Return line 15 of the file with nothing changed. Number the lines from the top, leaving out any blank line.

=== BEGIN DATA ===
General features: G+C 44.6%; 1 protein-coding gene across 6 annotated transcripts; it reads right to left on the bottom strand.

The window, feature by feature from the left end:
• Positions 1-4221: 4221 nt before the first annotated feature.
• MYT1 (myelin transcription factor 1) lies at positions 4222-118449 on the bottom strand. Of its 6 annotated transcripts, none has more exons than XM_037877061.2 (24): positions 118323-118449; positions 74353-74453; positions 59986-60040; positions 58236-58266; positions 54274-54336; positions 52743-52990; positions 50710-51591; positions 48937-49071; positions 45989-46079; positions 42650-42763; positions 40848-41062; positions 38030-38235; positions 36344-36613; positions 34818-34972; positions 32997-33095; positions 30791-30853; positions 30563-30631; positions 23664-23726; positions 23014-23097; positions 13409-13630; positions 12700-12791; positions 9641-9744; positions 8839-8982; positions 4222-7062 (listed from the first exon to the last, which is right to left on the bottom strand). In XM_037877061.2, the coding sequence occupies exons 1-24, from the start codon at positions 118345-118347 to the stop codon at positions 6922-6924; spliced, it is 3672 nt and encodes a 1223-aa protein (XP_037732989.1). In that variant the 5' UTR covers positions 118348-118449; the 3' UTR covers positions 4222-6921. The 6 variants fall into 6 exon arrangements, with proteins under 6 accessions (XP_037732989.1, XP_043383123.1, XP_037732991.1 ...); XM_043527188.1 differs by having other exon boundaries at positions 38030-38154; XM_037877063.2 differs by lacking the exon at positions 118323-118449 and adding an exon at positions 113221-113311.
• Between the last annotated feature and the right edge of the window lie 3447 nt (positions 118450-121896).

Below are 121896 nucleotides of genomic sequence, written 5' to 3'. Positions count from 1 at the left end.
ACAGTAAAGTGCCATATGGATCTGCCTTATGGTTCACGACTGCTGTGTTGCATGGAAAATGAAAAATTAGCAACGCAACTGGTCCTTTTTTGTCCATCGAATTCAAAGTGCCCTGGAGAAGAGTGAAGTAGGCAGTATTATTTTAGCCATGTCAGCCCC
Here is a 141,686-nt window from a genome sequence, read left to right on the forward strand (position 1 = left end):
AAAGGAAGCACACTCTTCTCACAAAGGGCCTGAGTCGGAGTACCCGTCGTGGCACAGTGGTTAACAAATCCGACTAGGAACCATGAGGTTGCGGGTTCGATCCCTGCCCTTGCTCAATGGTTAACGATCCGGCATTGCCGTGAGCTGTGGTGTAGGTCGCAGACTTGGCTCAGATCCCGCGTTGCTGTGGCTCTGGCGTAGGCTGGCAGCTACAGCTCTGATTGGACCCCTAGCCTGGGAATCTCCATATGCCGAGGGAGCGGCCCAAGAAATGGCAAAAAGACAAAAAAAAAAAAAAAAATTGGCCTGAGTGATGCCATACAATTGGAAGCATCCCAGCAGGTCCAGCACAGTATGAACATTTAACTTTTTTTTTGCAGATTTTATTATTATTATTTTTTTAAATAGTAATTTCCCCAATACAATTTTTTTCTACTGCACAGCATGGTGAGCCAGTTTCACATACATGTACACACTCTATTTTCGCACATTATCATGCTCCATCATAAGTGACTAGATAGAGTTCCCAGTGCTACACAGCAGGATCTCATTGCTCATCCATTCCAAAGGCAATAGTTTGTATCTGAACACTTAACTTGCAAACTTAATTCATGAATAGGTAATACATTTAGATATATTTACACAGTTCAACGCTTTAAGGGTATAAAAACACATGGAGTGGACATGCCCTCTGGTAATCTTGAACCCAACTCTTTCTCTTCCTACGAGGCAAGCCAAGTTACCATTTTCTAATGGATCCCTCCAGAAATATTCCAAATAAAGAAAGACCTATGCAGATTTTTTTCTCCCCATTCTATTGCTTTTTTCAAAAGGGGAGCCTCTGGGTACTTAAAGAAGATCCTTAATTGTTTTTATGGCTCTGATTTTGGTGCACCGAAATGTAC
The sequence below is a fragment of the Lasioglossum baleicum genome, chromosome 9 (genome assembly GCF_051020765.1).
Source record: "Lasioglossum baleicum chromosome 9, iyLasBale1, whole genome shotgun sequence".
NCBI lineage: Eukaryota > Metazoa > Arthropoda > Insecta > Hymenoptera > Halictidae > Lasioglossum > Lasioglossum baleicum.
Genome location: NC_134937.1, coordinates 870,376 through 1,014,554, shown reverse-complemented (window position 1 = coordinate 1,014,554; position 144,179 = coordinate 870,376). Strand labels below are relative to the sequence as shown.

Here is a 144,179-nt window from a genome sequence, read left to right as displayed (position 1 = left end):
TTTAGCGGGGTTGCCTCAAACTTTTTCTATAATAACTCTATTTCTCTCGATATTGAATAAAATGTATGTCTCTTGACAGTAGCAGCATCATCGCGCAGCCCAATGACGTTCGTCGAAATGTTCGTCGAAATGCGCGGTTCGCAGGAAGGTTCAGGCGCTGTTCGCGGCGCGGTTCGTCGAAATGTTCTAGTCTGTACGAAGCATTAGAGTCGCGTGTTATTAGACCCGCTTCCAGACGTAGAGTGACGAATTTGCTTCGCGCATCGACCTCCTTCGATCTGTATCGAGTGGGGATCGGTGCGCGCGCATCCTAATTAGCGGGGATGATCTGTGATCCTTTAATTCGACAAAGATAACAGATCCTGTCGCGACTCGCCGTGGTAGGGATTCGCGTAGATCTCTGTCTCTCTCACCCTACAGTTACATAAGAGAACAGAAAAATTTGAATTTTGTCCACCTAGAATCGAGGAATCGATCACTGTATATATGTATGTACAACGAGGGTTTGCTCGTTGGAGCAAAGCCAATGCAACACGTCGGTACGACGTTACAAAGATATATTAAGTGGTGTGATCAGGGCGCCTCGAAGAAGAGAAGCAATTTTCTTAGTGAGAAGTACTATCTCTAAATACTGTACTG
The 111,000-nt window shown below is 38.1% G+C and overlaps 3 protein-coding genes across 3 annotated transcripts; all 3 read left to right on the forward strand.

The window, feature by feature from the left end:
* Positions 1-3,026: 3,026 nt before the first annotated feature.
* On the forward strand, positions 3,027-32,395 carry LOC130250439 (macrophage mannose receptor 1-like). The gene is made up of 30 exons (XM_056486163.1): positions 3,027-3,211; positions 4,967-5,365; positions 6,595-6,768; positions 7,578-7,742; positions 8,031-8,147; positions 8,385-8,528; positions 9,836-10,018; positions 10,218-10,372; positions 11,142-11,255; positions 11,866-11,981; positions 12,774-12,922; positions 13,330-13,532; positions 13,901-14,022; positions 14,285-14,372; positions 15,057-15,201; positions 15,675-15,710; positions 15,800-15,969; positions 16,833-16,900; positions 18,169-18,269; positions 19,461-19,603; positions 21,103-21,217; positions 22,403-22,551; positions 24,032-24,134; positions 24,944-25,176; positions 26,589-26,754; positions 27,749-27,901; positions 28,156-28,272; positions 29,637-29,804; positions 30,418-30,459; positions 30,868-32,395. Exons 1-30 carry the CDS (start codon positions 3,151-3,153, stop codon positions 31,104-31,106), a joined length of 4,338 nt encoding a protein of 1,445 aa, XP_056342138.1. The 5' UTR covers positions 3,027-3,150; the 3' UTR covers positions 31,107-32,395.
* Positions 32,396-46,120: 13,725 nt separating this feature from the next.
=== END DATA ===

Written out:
TTTAGCGGGGTTGCCTCAAACTTTTTCTATAATAACTCTATTTCTCTCGATATTGAATAAAATGTATGTCTCTTGACAGTAGCAGCATCATCGCGCAGCCCAATGACGTTCGTCGAAATGTTCGTCGAAATGCGCGGTTCGCAGGAAGGTTCAGGCGCTGTTCGCGGCGCGGTTCGTCGAAATGTTCTAGTCTGTACGAAGCATTAGAGTCGCGTGTTATTAGACCCGCTTCCAGACGTAGAGTGACGAATTTGCTTCGCGCATCGACCTCCTTCGATCTGTATCGAGTGGGGATCGGTGCGCGCGCATCCTAATTAGCGGGGATGATCTGTGATCCTTTAATTCGACAAAGATAACAGATCCTGTCGCGACTCGCCGTGGTAGGGATTCGCGTAGATCTCTGTCTCTCTCACCCTACAGTTACATAAGAGAACAGAAAAATTTGAATTTTGTCCACCTAGAATCGAGGAATCGATCACTGTATATATGTATGTACAACGAGGGTTTGCTCGTTGGAGCAAAGCCAATGCAACACGTCGGTACGACGTTACAAAGATATATTAAGTGGTGTGATCAGGGCGCCTCGAAGAAGAGAAGCAATTTTCTTAGTGAGAAGTACTATCTCTAAATACTGTACTG